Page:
Ireland’s 2014 budget was an ode to Janus, the two-faced Roman deity. Not only was it concocted and communicated to simultaneously placate different audiences, it was ostensibly designed to mark the so-called return of sovereignty – peace in our time.
To Ireland’s lenders, current and future, the budget was a clear statement of intent: that the government would continue to meet all its obligations, including a full €3.1bn adjustment in accordance with the letter of the Memorandum of Understanding signed with the troika.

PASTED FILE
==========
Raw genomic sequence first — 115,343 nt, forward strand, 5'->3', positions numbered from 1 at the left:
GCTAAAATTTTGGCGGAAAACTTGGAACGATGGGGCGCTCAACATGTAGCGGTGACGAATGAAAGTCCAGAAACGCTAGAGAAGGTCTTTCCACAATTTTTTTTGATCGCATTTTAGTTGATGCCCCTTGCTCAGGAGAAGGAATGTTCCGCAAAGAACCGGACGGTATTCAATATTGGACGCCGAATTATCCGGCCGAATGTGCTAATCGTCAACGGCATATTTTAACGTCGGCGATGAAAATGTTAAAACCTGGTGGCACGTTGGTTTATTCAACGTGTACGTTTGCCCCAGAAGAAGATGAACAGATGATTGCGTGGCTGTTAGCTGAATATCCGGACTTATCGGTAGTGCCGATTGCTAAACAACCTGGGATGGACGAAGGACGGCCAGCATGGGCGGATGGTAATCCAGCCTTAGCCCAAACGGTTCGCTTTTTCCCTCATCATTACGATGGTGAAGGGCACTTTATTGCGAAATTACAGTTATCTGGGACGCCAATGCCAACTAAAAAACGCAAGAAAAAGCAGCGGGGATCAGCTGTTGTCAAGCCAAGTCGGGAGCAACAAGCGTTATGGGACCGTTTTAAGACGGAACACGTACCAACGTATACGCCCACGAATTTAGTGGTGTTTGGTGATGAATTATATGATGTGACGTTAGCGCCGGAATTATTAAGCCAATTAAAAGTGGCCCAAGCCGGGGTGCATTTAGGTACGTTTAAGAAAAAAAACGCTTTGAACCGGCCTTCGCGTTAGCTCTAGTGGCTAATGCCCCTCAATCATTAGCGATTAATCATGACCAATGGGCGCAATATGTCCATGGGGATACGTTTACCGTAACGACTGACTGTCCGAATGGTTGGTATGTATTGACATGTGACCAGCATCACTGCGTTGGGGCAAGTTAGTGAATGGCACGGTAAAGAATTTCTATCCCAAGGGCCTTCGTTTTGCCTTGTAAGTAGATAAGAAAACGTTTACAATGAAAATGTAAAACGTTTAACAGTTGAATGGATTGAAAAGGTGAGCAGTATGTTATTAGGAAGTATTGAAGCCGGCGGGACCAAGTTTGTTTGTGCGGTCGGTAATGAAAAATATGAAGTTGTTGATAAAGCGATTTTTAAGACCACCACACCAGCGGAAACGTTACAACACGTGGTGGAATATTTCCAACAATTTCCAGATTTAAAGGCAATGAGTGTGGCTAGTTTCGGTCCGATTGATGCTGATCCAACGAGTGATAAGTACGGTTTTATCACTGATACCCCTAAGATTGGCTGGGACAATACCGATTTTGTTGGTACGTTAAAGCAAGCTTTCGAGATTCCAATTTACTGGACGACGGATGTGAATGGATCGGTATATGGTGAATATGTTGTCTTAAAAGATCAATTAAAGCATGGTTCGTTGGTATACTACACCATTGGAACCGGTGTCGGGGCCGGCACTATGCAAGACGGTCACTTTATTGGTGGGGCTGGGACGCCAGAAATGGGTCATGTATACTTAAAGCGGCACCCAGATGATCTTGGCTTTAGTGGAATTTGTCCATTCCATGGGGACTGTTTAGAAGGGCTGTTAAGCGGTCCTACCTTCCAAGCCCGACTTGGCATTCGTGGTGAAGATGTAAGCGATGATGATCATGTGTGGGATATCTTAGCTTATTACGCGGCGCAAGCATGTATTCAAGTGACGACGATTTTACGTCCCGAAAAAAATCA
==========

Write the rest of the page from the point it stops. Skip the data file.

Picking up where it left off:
To Ireland’s citizens, it was sold as an alleviation of austerity, a symbol that we will soon have of control over our own destiny. There was ‘only’ €2.5bn in permanent tax hikes and spending cuts, much worse than it could have been. In fact, Ministers Noonan and Howlin announced a mere €1.85bn in ‘new pain’ on budget day – €0.35bn in net new taxes and €1.5bn in spending cuts, a ratio of 4.3 to 1.
Which of these statements are true?
All of them.